Q: Do you predict China and Russia to fill the power vacuum in Afghanistan after U.S. withdrawal?

A: China and Russia have the capacity to fill the power vacuum, but I don't think they will. I don't think Russia has very much interest in Afghanistan, and after the 1980s Soviet-Afghan war, I don't think Russians would have much of a taste for another long-term involvement. China has some interest, but administering Afghanistan (i.e., filling the power vacuum) requires a lot of resources, especially since the Taliban is on the rise. I think it is likely, however, that China will make deals with Afghanistan for resource extraction and infrastructure construction. I think China will have few qualms about working with the Taliban. 

Q: What are the implications of the U.S. pullout from Afghanistan for Washington’s allies in the Arab world?

A: I imagine that U.S. allies in the Arab world are a bit uncomfortable with the U.S. withdrawal, but I think they also realize that the Arab world is more strategically valuable to the U.S. than Afghanistan. 

Q: American media outlets are promoting the idea to pull out of West Asia and instead focus on China? Why has China been so important for the U.S.?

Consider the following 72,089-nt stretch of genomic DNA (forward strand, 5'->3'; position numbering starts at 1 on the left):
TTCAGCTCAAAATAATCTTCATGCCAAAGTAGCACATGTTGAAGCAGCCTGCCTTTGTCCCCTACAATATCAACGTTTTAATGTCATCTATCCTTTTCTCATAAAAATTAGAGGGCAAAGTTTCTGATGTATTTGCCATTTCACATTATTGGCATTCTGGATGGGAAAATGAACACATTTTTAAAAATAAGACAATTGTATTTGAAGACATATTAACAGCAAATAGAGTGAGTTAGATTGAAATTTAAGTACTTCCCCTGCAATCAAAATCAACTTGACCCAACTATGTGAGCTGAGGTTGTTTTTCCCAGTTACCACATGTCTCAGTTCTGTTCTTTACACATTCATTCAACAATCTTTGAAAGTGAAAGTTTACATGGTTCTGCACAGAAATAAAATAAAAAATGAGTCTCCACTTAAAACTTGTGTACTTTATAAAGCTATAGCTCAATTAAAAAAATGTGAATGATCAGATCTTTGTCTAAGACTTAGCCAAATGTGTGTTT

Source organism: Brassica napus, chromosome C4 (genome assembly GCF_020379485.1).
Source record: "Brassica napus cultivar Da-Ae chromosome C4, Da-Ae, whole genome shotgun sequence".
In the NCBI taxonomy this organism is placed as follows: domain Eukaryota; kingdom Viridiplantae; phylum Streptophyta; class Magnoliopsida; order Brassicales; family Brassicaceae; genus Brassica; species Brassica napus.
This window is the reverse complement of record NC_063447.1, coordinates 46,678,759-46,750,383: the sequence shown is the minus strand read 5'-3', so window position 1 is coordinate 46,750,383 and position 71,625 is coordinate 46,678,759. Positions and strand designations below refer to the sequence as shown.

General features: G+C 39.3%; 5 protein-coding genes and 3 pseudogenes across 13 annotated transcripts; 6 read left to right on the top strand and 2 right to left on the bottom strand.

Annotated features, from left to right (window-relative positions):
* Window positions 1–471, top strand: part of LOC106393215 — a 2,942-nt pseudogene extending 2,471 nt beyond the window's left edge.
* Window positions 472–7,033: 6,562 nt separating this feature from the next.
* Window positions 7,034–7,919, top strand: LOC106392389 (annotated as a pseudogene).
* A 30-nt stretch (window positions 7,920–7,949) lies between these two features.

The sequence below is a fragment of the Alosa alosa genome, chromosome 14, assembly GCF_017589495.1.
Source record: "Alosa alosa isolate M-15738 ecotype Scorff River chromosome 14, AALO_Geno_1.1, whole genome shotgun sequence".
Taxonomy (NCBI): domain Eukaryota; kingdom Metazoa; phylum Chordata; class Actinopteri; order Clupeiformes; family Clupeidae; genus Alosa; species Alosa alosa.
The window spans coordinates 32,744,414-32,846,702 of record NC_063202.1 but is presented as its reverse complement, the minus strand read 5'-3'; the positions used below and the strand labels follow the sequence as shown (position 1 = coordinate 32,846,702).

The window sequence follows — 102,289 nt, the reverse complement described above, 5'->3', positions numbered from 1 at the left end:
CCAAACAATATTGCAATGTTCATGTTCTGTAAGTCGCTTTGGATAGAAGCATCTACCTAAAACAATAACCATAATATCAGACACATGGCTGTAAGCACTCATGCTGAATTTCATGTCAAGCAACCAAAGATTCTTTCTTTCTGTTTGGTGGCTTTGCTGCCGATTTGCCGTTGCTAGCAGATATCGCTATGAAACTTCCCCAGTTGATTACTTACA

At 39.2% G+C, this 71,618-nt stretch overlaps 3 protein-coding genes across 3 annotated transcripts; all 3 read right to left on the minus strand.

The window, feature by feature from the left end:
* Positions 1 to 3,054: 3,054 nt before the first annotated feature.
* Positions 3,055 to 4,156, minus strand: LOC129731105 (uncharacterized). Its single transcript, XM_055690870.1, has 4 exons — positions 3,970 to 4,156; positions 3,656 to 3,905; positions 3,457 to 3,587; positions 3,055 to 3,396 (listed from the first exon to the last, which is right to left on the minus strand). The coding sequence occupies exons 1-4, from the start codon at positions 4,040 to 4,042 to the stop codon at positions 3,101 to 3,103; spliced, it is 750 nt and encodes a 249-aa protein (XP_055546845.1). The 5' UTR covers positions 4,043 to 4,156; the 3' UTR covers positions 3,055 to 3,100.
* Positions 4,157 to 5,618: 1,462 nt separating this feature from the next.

A: China is the U.S.'s closest peer in terms of economic power and military power. The relationship has been somewhat tense, with the trade war, South China Sea disputes, intellectual property protections (or lack thereof), etc. Personally, I don't think that China represents a great threat to Americans' safety or even our wellbeing, but China will almost certainly continue to chip away at American hegemony. Many Americans, including many politicians, perceive that as a threat.

Q: The U.S. mostly tries to solve crises through unilateral steps or in the best-case scenario with the support of its Western allies. Why doesn't the U.S. try to work with its foes including Iran, Russia and China in critical regions like Afghanistan?

A: That's a good question but I'm not sure I can give you a good answer. I think there are many different reasons that different people use to justify unilateral or Western-centric interventions. I don't think there is actually much discussion about why we don't work with our foes on most things, it's just generally accepted that we don't. Some people think we shouldn't legitimize "pariah states" (those who don't follow the Western order); we can't trust our foes; working with our foes could leave us in a weaker position; diplomacy is slow and we need quick action; diplomacy requires compromise and many Americans don't want to compromise with the "axis of evil" (a term used by George W. Bush to describe Iran, N. Korea and Venezuela, but represents some Americans' feelings about Russia and China as well). There are likely other half-formed reasons that people hold in their minds, but most of these ideas seem to be half-formed and rarely discussed openly.